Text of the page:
Ivy Bridge has been on our radar for almost a year now, but with the 2012 release date fast approaching, leaks from the partner channel were inevitable. According to documents obtained by X-bit labs, Intel’s new Ivy Bridge chips will be shipping in Q2 2012, and eighteen parts are listed. Of these only eight are standard desktop flavors, with the remaining ten all falling under the ultra-low voltage banner. All of the new chips are based on Intel’s new 22nm process technology.
Ivy Bridge was designed primarily to try and reduce power consumption, while boosting integrated graphics performance. From what we can tell they’ve accomplished both, though the pure CPU performance gains are slightly more modest. Power savings average out to around 19% less than the Sandy Bridge equivalents, with TDP dropping from 95 watts to around 77 watts at the same performance levels.
The power savings and graphics improvements will make a huge difference in laptops and small form factor PC’s, but if you’re rocking a modern Sandy Bridge desktop part, it’s looking increasingly improbable that Ivy Bridge would be much of an upgrade for Desktop enthusiasts. According to slides obtained from Tom’s Hardware, here is how performance is shaking out so far when you compare the i7-2600 Sandy Bridge to the i7-3770 Ivy Bridge.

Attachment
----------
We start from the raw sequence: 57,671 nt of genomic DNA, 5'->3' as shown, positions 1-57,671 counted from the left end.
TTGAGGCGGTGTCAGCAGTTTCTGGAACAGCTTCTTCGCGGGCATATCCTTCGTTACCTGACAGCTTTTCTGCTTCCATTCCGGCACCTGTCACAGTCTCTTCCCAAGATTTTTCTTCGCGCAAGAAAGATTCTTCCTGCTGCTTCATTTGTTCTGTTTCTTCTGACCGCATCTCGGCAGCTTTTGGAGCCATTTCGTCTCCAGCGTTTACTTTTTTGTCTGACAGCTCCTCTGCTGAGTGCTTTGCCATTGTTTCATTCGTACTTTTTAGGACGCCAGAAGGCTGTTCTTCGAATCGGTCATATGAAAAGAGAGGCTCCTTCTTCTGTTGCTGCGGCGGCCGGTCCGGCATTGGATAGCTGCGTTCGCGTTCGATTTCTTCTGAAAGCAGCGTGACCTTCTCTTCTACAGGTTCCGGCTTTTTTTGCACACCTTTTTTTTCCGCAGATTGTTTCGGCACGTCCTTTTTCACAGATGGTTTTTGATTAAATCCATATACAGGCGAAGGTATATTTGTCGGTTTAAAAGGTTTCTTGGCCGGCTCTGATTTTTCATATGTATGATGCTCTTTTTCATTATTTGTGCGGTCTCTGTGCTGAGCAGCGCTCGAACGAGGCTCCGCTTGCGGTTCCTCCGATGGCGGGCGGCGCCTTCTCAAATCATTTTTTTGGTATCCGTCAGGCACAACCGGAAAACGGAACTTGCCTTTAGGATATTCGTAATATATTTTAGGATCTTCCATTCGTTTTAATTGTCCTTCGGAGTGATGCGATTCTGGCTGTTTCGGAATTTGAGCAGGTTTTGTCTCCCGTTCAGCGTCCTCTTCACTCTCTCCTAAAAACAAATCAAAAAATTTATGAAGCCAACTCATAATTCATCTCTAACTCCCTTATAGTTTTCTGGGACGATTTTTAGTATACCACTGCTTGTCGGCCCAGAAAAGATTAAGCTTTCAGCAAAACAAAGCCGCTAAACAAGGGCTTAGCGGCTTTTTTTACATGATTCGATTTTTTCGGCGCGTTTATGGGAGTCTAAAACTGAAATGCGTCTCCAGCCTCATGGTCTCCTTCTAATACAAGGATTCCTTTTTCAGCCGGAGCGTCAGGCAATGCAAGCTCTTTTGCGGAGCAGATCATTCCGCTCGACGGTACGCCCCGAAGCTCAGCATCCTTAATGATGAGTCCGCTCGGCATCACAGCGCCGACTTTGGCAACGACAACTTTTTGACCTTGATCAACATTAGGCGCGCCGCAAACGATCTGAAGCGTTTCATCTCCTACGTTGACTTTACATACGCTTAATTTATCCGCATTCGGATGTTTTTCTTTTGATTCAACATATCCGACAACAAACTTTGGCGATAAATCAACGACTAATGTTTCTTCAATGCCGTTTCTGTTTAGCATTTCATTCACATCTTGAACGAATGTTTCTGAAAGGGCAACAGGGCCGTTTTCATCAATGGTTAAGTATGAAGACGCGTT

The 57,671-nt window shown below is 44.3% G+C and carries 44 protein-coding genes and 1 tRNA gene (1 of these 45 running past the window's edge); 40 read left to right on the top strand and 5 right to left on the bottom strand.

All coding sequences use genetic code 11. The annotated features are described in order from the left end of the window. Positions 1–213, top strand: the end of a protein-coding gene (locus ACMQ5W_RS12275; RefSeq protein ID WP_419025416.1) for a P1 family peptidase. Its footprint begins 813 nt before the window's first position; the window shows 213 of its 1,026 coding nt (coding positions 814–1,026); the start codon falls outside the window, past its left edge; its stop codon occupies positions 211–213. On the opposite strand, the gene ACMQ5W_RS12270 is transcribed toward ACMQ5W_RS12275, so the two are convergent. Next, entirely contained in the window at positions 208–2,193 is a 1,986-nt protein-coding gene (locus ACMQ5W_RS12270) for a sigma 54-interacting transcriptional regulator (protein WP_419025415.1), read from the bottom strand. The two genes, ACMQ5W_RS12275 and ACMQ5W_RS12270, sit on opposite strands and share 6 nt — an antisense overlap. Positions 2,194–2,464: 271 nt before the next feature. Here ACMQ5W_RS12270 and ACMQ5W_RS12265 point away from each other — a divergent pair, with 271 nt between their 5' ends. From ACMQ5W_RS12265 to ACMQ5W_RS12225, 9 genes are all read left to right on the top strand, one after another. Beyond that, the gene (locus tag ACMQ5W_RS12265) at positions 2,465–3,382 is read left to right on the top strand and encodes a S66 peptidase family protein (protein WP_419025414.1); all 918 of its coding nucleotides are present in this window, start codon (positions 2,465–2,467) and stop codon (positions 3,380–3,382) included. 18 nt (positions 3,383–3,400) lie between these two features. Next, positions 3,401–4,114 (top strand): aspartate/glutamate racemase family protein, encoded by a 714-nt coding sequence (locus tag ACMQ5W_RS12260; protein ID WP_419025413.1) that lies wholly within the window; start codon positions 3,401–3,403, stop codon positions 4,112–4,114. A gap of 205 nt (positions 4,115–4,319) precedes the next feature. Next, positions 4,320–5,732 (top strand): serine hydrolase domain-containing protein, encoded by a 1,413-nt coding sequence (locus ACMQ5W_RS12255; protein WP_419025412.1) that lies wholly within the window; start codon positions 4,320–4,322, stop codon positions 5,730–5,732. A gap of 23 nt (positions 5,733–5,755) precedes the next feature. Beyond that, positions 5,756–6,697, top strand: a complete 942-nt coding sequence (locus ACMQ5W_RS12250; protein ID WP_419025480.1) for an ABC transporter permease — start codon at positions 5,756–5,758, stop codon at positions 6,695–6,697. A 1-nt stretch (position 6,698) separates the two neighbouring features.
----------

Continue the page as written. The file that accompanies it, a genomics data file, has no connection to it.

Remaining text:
7% improvement in SYSmark 2012 score
14% improvement in HDXPRT 2011 score
15% improvement in Cinebench 11.5 score
13% improvement in ProShow Gold 4.5 results
25% improvement in Excel 2010 performance
Keep in mind these benchmarks cannot be verified until Intel releases proper parts to Maximum PC for testing, so take them for what they are. Improvements, no matter how minor are great to see, but so would an affordable hex-core.
Here is a look at the complete lineup.
What do you think of Ivy Bridge so far, have you been holding off your upgrade in anticipation?